Evaporust.... reuseable?

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Forum topic by Charlie posted 01-07-2015 08:19 PM 1467 views 1 time favorited 7 replies Add to Favorites Watch
View Charlie's profile


1100 posts in 2281 days

01-07-2015 08:19 PM

I had NO idea where to put this as far as which topic area, but….

I just used evaporust for the first time to derust some plane parts for a Primus 703P I’m restoring.

WONDERFUL stuff. I now have a small tray of evaporust that looks as clean as when I poured it. Can you just dump it back in the jug and use it again? Does it become less effective from sitting out for a day and a half doing its thing on rusty parts?

Or do you have to toss it?

7 replies so far

View DrDirt's profile


4424 posts in 3737 days

#1 posted 01-07-2015 08:20 PM

It does start to lose it’s effectiveness, but yes you can reuse. I try to just pour off the clear supernatant fluid and leave the sludge behind. I don’t bother trying to filter every drop.

-- “The two most important days in your life are the day you are born and the day you find out why.” Mark Twain

View JayT's profile


5623 posts in 2206 days

#2 posted 01-07-2015 08:22 PM

Evaporust is reusable many times over—one of its best qualities. I’ve got some that is so black, you’d think it wouldn’t work any more, but still does. Takes a bit longer, but same results. Probably been used ten times or so.

To get the best life, filter it as you put it back in the jug.

Edit: When filtering, I do what DrDirt does. I let it settle, then pour off the top stuff and filter that. I don’t worry about the sludge, either. I tried filtering all of it the first few times, but the sludge just clogged up the filter and took way too much time.

-- In matters of style, swim with the current; in matters of principle, stand like a rock. Thomas Jefferson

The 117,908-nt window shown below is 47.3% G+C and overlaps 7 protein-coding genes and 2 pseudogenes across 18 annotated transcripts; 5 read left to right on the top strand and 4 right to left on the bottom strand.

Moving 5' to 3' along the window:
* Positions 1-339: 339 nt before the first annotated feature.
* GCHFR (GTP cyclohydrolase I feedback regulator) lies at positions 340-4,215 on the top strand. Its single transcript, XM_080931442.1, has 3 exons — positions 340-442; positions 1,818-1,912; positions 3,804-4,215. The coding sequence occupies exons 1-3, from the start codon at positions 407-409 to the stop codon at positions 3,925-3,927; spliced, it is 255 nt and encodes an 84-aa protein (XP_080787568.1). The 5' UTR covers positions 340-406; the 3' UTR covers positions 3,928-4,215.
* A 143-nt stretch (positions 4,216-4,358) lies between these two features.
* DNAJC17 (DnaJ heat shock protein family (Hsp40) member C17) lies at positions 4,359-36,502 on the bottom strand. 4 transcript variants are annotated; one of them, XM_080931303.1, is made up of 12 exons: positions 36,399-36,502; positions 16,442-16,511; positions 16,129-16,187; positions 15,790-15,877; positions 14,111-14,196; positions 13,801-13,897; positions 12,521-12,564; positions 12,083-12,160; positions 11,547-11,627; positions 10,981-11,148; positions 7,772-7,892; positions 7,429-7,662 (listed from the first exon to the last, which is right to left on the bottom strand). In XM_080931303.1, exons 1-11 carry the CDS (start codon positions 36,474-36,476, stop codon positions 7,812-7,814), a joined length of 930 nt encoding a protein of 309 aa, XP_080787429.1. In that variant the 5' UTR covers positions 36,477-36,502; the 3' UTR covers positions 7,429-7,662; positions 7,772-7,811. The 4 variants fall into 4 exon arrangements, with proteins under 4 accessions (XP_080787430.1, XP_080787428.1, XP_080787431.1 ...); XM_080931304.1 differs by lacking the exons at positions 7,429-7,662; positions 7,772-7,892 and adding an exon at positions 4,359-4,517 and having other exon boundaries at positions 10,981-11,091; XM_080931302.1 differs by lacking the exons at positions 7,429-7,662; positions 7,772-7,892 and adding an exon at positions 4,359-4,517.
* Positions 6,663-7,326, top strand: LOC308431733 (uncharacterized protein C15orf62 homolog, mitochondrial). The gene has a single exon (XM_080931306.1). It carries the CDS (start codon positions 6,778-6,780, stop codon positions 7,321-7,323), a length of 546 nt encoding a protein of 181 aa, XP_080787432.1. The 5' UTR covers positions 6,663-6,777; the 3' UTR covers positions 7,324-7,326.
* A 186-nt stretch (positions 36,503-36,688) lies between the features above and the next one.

View CyberDyneSystems's profile


260 posts in 2184 days

#3 posted 01-07-2015 08:25 PM

Yep! It’s amazing. One jug lasts a Loooooonnnng time!

-- Without the wood, it's just working

View Blake Haskins 's profile

Blake Haskins

229 posts in 1233 days

#4 posted 01-07-2015 09:12 PM

I found the degree of blackness of evaporust to be pretty proportional to its performance. At some point it does stop doing anything. It says it leaves a rust inhibiting film/layer but I found that is only good for the short term (days) before surface rust starts re-developing. I compared it to the electrolysis method (12 V charger, baking-soda solution with sacrificial iron) last year. Evaporust won hands down in terms of effectiveness, speed, and messiness. I did start using the electrolysis before the evaporust though just to save money (I had a lot of big rusty parts).

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View MrUnix's profile


6703 posts in 2194 days

#5 posted 01-07-2015 09:43 PM

Reusable over and over and over and over… until it just plain stops working. It does slow down as it starts to reach the end of it’s usefulness though, so it starts taking longer and longer to work (until it doesn’t).. I keep an old plastic one gallon paint can filled with the stuff out in the garage, with a wire basket inside to make dunking stuff easier to retrieve, and need to dump/refill maybe once a year or so depending on how rusty the stuff I used it on was.

I’ve even made a temporary tank, de-rusted some pretty large pieces, then just poured the stuff back in the can when done and continued using. Also works better if it’s warm.. cooler temps slow down the reaction. You can also reconstitute it if you leave it out and it evaporates down.. just add water. Also a great way to ‘stretch’ it out.. you can mix it with more water to get more volume if needed. Really some amazing stuff for being completely non-toxic and mess free.


PS: I also use electrolysis a lot, particularly on really large pieces.. but I just absolutely hate the mess it makes, so I try to use Evaporust whenever feasible.

-- Brad in FL - In Dog I trust... everything else is questionable

View OSU55's profile


1666 posts in 1985 days

#6 posted 01-07-2015 09:45 PM

Do the filtering as described, and put the used evaporust in a separate container – no sense in contaminating the unused product. Just add in new as needed to cover the parts.

View johnstoneb's profile


2914 posts in 2168 days

#7 posted 01-07-2015 10:21 PM

+1 OSU55 I think adding new as makeup may help renew the used also.

-- Bruce, Boise, ID

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